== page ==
It is at this point that you really start thinking that it is not Merricat protecting Constance from a world that condemns her but most definitely the other way around. At one point Charles goes to the village for them, depriving Merricat of her task for the day. She does not know what to do and her thought process is described like this: "I wondered about going down to the creek, but I had no reason to suppose that the creek would even be there, since I had never visited it on Tuesday mornings". This is what is so good about the writing. The reader gets right inside the thinking of someone who is clearly very disturbed and has a very skewed view of the world. Her behaviour is controlled by rules that she obeys quite strictly, places she can and cannot go, things she can and cannot touch, tasks that are hers and tasks that are only for Constance. The rules seem to be also part of what keeps her safe and in control of her world.
It was only towards the end when Uncle Julian and Charles are arguing, about Merricat burying things (Charles digs up her box of silver dollars) when I realised I had not noticed something. Uncle Julian says "My niece Mary Katherine has been a long time dead, young man. She did not survive the loss of her family; I supposed you knew that." At no point in the book does Merricat talk to him, nor he to her. Constance does everything for him (he is ill and disabled by the long term effects of the poison that did not kill him) and Merricat is not permitted in his room. I had not see this as I read, only in retrospect was it obvious. So Merricat has lived all those years with her adoring sister, and a man who does not acknowledge her existence, no wonder she is going crazy.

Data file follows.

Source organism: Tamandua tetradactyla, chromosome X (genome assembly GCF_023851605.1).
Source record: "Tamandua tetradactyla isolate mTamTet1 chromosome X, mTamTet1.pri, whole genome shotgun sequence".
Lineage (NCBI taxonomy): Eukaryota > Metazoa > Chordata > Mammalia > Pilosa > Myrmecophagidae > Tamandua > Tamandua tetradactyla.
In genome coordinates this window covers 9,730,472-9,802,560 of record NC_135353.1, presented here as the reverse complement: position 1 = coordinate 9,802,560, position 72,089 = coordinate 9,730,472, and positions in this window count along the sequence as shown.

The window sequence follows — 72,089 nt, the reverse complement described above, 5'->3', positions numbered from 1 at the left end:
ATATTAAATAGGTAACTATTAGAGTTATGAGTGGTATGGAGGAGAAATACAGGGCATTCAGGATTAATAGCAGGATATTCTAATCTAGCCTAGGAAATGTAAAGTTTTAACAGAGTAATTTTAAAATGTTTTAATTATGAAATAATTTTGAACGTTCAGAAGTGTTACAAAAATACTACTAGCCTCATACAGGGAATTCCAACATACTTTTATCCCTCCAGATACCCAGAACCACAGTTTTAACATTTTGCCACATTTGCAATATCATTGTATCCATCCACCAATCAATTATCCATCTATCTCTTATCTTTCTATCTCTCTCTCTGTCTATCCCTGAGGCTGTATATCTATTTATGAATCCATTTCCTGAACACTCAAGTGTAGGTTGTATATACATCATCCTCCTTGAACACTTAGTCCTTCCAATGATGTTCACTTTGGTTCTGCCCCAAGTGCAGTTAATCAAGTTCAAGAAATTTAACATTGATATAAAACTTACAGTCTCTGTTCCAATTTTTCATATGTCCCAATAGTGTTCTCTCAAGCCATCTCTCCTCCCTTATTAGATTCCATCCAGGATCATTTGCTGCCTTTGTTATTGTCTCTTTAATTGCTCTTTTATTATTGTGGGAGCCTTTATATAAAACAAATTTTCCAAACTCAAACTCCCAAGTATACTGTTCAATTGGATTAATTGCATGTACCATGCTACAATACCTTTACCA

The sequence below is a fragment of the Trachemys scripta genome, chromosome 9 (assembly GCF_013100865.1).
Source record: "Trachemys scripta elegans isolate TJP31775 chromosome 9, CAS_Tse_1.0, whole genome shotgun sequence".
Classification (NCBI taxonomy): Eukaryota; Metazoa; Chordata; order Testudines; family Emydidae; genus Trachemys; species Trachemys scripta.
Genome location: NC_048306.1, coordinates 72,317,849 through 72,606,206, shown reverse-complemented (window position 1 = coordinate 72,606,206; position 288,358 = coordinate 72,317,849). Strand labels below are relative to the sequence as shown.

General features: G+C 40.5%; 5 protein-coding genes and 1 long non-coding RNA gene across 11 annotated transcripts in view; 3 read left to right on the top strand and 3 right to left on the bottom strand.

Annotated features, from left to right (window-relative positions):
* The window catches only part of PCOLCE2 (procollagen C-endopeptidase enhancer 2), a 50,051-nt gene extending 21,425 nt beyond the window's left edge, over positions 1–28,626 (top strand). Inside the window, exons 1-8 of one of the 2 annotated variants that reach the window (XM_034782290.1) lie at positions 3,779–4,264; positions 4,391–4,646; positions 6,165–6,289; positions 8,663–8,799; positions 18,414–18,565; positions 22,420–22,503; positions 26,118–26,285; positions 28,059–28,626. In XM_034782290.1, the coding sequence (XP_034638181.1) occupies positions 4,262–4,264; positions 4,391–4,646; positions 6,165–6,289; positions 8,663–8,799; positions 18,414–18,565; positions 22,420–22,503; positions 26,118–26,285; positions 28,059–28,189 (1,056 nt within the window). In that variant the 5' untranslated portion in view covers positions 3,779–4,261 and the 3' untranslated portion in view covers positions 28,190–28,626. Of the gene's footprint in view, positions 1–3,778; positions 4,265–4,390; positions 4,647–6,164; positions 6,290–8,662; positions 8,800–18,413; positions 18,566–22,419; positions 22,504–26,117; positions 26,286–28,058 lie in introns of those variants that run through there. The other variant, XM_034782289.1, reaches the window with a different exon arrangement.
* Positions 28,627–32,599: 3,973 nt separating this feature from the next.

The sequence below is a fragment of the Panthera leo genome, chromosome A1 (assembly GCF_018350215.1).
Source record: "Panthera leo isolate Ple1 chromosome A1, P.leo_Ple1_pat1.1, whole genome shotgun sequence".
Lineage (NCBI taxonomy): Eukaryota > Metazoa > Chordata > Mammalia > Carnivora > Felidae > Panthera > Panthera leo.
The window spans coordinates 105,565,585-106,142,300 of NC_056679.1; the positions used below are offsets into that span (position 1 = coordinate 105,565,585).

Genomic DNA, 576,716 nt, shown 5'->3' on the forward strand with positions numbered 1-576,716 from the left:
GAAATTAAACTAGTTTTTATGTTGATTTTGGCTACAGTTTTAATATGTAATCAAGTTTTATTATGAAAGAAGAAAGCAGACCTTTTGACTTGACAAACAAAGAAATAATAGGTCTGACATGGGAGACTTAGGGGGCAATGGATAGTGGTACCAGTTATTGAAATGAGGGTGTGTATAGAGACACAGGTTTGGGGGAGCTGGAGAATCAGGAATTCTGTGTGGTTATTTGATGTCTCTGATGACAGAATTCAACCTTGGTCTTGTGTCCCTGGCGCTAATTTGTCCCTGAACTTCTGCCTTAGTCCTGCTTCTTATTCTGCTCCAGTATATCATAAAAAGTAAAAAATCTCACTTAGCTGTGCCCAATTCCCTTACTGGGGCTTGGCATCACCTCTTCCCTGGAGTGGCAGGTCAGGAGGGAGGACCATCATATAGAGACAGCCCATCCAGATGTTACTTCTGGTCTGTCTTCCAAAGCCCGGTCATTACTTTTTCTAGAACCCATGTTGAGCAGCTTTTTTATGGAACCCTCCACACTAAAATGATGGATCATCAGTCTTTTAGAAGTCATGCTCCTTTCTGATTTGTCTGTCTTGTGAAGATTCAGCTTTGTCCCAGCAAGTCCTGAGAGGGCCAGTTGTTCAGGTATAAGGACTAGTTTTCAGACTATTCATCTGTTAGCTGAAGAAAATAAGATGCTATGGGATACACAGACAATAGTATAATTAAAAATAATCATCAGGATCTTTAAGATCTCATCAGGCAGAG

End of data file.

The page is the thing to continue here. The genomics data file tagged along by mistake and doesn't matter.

The thing that is really thought provoking though, and intriguing was a little passage (sorry, I can't find it to quote the exact words) where Merricat is re-imagining the final evening of her family and her parents are saying such lovely things to her, about how good and obedient she is, and how she must have everything that she wants and everyone must love and respect her and how she never does anything to deserve punishment. Now the reality of the situation was that she had been sent to bed without dinner, for some unspecified misdemeanor, so you are left wondering about her life before the tragedy. She was plainly always 'odd' and probably incurred the annoyance and disapproval of her parents by her strange behaviour, when what she obviously craved was their love and acceptance. I am left with the impression that being sent to bed with no dinner was like a final straw for her. So when she says to Constance as they crouch in her secret hiding place after the villagers have ransacked the house, "I am going to put death in all their food and watch them die" it comes as no surprise when Constance replies, "The way you did before?" Merricat is a creepy and disturbing character, but I could not help but sympathise with her. I want to know what she did that caused the punishment, and I want to know what she thought as she poisoned the sugar, coldly and calculatedly, knowing that Constance was the only person who would not eat any. I just want to know. And I like a book that leaves you wondering.